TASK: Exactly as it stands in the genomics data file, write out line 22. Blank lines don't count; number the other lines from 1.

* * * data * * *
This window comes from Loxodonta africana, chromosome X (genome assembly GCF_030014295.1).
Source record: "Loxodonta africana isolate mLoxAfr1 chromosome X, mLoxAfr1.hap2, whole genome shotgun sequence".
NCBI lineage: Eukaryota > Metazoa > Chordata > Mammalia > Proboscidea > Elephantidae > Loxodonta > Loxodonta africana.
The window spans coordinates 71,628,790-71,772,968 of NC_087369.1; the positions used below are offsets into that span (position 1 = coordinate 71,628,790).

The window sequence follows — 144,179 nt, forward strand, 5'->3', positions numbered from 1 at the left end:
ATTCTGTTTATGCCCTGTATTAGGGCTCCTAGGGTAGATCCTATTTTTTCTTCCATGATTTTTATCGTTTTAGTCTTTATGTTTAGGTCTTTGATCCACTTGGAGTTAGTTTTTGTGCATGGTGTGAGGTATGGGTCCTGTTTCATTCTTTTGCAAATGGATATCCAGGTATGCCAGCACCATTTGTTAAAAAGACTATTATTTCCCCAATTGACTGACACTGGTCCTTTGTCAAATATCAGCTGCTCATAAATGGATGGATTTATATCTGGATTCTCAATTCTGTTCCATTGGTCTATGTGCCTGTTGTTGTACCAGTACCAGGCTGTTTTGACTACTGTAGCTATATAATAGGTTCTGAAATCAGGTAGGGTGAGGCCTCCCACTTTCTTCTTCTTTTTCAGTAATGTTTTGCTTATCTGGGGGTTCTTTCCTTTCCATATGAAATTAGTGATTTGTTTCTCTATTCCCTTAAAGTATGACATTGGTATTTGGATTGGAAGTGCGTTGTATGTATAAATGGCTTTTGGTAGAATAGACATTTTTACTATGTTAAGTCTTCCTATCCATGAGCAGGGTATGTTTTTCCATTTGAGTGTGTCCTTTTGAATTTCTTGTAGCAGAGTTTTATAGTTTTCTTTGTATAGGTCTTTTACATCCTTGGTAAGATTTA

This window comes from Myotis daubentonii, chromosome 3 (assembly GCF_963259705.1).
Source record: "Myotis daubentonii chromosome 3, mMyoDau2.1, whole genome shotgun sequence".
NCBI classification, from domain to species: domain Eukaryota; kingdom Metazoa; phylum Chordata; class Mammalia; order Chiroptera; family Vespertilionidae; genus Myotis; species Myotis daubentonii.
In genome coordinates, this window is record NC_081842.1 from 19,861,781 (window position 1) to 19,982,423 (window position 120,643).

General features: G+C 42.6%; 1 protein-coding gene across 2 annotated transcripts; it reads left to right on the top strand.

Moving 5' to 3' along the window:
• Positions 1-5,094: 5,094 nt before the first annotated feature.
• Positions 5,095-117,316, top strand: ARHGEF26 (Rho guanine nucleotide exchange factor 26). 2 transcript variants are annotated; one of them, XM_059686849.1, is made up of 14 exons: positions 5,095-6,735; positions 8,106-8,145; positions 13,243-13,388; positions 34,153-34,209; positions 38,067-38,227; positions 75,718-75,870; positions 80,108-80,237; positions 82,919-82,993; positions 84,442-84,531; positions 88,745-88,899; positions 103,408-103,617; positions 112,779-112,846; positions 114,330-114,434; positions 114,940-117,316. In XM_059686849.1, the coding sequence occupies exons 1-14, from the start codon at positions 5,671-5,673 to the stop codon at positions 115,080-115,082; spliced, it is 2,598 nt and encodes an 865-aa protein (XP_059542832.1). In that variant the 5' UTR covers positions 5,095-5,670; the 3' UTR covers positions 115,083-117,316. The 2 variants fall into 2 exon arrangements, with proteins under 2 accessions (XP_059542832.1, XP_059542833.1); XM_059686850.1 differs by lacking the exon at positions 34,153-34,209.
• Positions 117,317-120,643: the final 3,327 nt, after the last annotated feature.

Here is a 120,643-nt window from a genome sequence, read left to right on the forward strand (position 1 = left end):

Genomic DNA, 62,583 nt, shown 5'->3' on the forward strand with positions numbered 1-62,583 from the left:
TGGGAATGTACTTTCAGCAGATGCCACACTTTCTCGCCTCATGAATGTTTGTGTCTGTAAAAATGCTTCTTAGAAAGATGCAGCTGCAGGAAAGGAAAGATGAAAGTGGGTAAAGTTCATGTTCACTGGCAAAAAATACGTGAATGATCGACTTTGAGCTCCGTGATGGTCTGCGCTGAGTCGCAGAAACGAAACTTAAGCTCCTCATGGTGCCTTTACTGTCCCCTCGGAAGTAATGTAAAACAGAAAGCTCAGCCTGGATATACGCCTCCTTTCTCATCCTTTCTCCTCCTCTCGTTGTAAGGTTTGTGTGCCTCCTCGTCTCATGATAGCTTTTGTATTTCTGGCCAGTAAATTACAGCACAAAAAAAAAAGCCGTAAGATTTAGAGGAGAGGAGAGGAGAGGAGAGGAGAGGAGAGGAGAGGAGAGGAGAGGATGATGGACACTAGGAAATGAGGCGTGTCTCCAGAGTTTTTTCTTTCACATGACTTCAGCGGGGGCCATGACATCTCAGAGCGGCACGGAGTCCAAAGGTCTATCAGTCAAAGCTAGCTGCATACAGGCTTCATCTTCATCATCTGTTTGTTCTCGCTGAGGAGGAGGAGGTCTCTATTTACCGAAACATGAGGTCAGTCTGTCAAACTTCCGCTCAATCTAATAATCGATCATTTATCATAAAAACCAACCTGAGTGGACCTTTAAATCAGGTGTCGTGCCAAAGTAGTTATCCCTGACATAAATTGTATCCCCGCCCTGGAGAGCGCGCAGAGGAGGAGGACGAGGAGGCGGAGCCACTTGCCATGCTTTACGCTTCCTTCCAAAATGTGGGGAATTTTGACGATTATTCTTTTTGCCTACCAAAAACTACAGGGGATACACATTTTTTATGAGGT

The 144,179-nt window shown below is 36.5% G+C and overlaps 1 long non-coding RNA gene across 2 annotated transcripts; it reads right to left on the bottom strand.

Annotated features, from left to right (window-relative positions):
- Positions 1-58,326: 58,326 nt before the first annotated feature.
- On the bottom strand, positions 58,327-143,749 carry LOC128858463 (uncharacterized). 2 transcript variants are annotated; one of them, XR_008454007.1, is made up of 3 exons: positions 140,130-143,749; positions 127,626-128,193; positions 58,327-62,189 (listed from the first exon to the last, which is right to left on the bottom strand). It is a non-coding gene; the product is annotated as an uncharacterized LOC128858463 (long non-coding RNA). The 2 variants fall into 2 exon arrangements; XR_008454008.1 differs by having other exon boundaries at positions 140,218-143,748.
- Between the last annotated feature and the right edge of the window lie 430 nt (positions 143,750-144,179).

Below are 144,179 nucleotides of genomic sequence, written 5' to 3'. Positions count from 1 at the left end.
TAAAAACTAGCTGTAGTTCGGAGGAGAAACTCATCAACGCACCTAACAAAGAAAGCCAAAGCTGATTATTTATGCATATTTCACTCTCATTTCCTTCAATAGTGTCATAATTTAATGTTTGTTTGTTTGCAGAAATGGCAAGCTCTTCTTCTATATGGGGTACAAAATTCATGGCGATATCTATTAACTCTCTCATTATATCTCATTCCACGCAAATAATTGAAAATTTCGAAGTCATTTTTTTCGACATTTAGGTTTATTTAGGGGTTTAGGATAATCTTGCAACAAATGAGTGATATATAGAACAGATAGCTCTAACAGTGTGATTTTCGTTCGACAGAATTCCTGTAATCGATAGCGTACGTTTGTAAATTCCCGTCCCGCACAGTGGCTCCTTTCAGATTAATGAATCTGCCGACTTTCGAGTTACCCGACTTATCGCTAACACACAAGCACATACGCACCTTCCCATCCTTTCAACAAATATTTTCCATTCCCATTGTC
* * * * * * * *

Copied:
- On the bottom strand, positions 58,327-143,749 carry LOC128858463 (uncharacterized). 2 transcript variants are annotated; one of them, XR_008454007.1, is made up of 3 exons: positions 140,130-143,749; positions 127,626-128,193; positions 58,327-62,189 (listed from the first exon to the last, which is right to left on the bottom strand). It is a non-coding gene; the product is annotated as an uncharacterized LOC128858463 (long non-coding RNA). The 2 variants fall into 2 exon arrangements; XR_008454008.1 differs by having other exon boundaries at positions 140,218-143,748.